“Since Ashley was about 10 there have been concerns about the sexualised nature of some of his behaviour,” says Respond psychotherapist, Tamsin Cottis who met with Ashley for 12 one-hour sessions. “The cause of the behaviour is uncertain but there are some concerns that Ashley may have been sexually abused.”

Richard Curen, director of Respond, who managed the case, adds: “Although it was the sexual risk he posed to Donna, in particular, which led to Ashley being removed from the family home, more recently he has been seen watching children at play very intently and there are strong concerns that he is also a sexual risk to children.”

“Although Ashley agreed that he has sexual feelings towards Donna, I think he was too anxious to face up to these as he clearly identifies them as the source of his difficulties. He knows that his abuse of his sister led to him leaving his family and is seeking instead to deny it,” says Cottis.

Ashley’s family is very important to him. “He talks about them a lot and has spent many hours working on and then looking at his family tree. He is also envious of Donna’s greater intellectual ability and feels some resentment towards her. I think this is probably fuelled by the fact that Donna continues to live at home while Ashley cannot,” says Cottis.

Respond believes Ashley’s family attachment experiences are a good indication for the success of any further therapy. “The main block to him forming good relationships at present is his difficulty in acknowledging his past and present dangerous behaviour. His levels of denial are very high and this increases the risk he poses as he is unwilling to accept that he has done anything which may cause hurt,” says Curen.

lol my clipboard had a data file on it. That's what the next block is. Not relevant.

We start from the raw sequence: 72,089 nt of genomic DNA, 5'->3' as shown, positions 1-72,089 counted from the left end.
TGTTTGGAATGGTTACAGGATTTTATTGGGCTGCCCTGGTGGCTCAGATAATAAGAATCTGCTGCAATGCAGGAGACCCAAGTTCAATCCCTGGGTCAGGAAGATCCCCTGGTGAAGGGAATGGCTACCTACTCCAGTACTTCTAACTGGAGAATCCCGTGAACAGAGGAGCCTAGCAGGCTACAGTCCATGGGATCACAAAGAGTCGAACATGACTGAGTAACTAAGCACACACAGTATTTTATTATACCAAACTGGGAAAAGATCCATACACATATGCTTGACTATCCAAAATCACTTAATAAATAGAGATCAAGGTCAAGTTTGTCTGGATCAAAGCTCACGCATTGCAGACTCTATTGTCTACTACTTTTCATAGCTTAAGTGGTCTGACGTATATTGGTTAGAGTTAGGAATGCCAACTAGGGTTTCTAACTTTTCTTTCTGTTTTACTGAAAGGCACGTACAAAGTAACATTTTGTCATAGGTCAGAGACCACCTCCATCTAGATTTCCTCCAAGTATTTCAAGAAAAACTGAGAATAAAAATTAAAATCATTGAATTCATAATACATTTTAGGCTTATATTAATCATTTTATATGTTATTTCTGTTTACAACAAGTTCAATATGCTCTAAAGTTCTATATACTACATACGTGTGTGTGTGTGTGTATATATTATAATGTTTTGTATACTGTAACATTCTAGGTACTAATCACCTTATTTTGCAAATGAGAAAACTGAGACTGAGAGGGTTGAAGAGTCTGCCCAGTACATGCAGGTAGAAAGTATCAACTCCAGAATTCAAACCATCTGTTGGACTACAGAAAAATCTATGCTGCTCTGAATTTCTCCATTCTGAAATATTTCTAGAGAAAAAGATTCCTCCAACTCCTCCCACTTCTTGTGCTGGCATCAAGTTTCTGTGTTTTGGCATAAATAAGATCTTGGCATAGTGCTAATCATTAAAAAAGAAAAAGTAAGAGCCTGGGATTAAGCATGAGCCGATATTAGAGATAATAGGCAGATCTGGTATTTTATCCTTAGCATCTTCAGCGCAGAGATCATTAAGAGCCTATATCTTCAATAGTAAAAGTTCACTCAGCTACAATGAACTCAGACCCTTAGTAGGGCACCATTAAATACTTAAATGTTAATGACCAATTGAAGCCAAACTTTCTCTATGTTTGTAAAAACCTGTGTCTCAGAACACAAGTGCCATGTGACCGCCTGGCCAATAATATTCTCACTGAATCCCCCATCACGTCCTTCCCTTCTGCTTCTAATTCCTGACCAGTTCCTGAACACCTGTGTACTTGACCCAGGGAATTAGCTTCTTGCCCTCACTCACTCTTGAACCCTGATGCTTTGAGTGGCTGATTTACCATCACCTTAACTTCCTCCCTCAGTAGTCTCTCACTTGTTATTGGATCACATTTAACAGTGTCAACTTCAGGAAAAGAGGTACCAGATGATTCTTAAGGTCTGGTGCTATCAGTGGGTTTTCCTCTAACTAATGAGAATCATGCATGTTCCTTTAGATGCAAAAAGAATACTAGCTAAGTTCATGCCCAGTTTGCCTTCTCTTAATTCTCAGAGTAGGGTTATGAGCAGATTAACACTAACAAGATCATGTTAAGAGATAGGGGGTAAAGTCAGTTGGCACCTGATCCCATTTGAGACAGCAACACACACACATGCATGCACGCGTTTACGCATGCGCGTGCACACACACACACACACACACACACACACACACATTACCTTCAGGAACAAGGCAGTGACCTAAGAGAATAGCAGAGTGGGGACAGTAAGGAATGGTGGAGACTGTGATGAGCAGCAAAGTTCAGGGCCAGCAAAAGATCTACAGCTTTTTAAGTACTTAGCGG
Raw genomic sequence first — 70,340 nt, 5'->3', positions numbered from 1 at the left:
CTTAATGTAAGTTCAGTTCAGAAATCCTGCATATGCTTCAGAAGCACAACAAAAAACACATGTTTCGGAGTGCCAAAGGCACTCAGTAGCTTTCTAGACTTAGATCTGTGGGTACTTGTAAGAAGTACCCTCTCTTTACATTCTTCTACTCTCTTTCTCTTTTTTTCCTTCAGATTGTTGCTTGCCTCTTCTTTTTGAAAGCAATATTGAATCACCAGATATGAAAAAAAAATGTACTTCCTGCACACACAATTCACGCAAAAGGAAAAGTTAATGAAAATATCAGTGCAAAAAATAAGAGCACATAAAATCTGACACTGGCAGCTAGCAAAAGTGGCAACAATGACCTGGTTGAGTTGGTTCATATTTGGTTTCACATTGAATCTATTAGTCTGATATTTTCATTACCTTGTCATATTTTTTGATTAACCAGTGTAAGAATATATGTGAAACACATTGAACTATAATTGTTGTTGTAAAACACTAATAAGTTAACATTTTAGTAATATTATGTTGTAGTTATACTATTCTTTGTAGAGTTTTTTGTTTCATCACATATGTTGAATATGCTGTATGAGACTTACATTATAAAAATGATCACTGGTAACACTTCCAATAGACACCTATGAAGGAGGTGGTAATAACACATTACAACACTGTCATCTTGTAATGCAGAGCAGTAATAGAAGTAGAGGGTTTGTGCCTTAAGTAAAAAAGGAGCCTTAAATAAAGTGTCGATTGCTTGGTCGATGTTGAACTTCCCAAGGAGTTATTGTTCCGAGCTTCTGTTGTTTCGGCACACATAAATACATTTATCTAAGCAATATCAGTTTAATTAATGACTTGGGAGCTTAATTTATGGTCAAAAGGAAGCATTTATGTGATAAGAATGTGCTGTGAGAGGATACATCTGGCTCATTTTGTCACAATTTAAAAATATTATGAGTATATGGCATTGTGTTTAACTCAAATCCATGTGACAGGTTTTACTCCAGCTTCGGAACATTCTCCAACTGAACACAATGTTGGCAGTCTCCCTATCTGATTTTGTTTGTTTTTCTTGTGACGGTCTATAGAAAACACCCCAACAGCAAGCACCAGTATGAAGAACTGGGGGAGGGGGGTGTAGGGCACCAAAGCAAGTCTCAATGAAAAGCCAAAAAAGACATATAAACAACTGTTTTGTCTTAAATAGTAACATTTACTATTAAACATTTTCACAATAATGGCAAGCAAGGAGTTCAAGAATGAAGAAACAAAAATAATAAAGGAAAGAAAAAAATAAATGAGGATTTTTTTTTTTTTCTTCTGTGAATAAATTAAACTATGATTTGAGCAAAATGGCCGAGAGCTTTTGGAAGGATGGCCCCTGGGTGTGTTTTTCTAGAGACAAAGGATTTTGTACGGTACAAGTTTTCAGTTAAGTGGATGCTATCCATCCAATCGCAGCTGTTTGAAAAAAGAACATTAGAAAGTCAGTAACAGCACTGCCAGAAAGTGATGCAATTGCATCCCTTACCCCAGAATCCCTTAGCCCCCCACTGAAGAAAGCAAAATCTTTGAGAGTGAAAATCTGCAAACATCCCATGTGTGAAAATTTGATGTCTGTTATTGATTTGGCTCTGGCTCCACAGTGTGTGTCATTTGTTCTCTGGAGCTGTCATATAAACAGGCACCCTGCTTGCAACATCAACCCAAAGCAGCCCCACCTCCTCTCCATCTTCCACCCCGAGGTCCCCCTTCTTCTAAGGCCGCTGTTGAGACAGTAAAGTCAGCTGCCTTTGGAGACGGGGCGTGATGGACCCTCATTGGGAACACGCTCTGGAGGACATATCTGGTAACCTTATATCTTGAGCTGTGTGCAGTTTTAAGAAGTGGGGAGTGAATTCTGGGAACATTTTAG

Cottis continues: “I think, with more time, and a safe therapeutic environment, Ashley may be able to talk more about whether or not he has been abused. If so then the sexual nature of his attacks will need to be seen as a response to this.”

Ashley, who has also been physically aggressive towards staff, kept calm in the sessions with Cottis. “He was controlled, polite and friendly, which suggest that at times he is able to control his impulses,” she says.

However, adds Curen, although it is encouraging that “Ashley is capable of controlling his behaviour, while he continues to deny his dangerousness it is hard for his carers to build a picture of when it is safe for him to be unaccompanied.”

Respond believes that Ashley should live somewhere closer to home, which might make family contact more positive. This should be somewhere with maximum opportunity for safe community involvement which will help bolster his self-esteem.

“I think that with long-term therapy Ashley would be able to face up to his denial and to look at what he does at a deeper and more profound level,” says Cottis.

– We intend to return to this case later in the year to check on progress.

Arguments for risk

  • Therapy will give Ashley a chance to explore his childhood experiences and link them with his present day life. Challenging therapy will also address his dangerous behaviour and seek to help him acknowledge it and understand its causes and triggers.